Protein Science, Bioinformatics, Computational Biology, Structural Biology, Microbial Genomics and Metagenomics, BIG DATA analytics.
Dr. Srikrishna Subramanian is a computational biologist with expertise in structural biology and microbial genomics. He has made several fundamental contributions in understanding how proteins evolve. At the CSIR-IMTECH, he is involved in projects under a common theme, viz., classifying protein structures by grouping them into evolutionarily meaningful families, and developing novel algorithms to assist in this process. He also has considerable expertise in microbial genomics and metagenomics. His primary research interests are to understand the prevalent mechanisms by which genes and proteins evolve and use this knowledge, inferred from insightful analysis, to better understand the roles of these macromolecules in their respective organisms. He is Associate Editor of the BMC journals, Biology Direct and BMC Bioinformatics. He is also a member of the DBT taskforce on Genome Editing Technologies and a Scientific Advisory Board member of the Chemical Probes portal.
- Khatri, I., Tomar, R., Ganesan, K., Prasad, G., and Subramanian, S. (2017) Complete genome sequence and comparative genomics of the probiotic yeast Saccharomyces boulardii. Scientific Reports 7, 371.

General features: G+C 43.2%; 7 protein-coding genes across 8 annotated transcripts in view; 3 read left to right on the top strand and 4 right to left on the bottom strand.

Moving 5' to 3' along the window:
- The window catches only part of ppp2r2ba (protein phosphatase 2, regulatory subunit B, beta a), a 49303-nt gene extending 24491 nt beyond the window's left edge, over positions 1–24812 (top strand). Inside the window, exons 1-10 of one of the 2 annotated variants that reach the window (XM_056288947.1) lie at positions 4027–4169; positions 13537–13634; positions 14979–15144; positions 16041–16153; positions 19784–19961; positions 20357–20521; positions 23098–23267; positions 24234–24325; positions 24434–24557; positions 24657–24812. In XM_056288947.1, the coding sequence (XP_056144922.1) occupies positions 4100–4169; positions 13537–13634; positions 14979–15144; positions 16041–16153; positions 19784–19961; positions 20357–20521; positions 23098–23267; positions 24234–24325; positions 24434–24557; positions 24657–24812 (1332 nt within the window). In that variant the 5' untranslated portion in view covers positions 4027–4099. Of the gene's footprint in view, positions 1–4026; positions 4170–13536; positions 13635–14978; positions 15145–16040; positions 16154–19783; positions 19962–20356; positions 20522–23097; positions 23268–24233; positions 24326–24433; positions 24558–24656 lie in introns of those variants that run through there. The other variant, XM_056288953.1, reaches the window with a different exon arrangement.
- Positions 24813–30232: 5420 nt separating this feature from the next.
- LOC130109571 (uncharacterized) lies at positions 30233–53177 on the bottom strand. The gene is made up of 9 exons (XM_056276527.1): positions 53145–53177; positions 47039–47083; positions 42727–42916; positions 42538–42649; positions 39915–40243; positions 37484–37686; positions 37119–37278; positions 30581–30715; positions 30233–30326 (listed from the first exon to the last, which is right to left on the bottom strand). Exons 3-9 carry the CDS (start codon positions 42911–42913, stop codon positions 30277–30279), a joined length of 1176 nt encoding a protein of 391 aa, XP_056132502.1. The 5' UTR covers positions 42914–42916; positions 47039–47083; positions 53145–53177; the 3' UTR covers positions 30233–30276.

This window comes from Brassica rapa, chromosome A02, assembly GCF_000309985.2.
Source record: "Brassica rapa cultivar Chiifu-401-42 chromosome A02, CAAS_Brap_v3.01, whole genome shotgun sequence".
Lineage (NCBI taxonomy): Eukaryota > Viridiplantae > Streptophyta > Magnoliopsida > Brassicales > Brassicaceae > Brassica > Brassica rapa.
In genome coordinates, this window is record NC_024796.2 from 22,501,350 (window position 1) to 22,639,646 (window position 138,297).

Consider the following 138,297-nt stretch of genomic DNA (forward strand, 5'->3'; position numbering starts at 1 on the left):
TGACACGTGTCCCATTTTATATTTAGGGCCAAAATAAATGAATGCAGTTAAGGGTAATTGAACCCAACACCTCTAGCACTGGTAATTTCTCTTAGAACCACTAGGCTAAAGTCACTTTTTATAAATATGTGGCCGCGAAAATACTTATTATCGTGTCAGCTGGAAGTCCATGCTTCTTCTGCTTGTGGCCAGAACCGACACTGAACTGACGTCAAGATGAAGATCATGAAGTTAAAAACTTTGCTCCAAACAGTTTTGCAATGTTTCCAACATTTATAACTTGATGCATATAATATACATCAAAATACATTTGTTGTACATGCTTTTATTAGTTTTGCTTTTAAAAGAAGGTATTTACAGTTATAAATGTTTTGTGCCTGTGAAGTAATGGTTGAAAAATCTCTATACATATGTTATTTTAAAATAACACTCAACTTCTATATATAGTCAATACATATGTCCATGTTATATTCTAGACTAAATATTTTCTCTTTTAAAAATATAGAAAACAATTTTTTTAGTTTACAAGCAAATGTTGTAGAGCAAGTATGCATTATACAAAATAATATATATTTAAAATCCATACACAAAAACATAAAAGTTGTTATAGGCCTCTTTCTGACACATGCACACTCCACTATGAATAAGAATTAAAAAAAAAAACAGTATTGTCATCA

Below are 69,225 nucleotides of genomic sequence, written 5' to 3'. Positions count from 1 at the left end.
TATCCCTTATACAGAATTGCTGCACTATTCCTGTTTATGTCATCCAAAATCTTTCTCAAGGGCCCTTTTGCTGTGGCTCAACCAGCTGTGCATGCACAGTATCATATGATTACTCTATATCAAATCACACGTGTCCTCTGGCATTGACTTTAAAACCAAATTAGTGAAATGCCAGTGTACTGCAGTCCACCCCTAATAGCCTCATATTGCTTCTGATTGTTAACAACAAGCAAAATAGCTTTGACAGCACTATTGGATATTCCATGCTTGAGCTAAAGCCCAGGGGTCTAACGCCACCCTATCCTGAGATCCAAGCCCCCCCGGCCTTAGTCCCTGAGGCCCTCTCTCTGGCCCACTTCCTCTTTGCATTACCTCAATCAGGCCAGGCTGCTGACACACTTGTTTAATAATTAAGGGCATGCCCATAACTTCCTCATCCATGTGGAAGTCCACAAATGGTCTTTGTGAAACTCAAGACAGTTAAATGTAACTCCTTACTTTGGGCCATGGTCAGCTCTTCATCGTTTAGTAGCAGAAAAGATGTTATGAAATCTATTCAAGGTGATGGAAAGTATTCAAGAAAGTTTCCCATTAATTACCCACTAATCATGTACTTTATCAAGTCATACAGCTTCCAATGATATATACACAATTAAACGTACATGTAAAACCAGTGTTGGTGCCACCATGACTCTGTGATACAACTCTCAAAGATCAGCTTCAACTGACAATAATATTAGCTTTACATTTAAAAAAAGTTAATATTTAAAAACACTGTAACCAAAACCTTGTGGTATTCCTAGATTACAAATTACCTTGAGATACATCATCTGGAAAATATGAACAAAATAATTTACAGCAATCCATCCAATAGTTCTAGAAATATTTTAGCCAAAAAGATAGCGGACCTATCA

- Kaur, G., and Subramanian, S. (2016) Classification of the treble clef zinc finger: noteworthy lessons for structure and function evolution. Scientific reports 6.
- Acharya, G., Kaur, G., and Subramanian, S. (2016) An atypical segment swap in the DN and DC domains of the Acr_tran family resistance-nodulation-cell division pump. Journal of structural biology 196, 358-363.
- Kaur, G., and Subramanian, S. (2014) Repurposing TRASH: Emergence of the enzyme organomercurial lyase from a non-catalytic zinc finger scaffold. Journal of structural biology 188, 16-21.
- Kaur, G., and Subramanian, S. (2015) The insertion domain 1 of class IIA dimeric glycyl-tRNA synthetase is a rubredoxin-like zinc ribbon. Journal of structural biology 190, 38-46.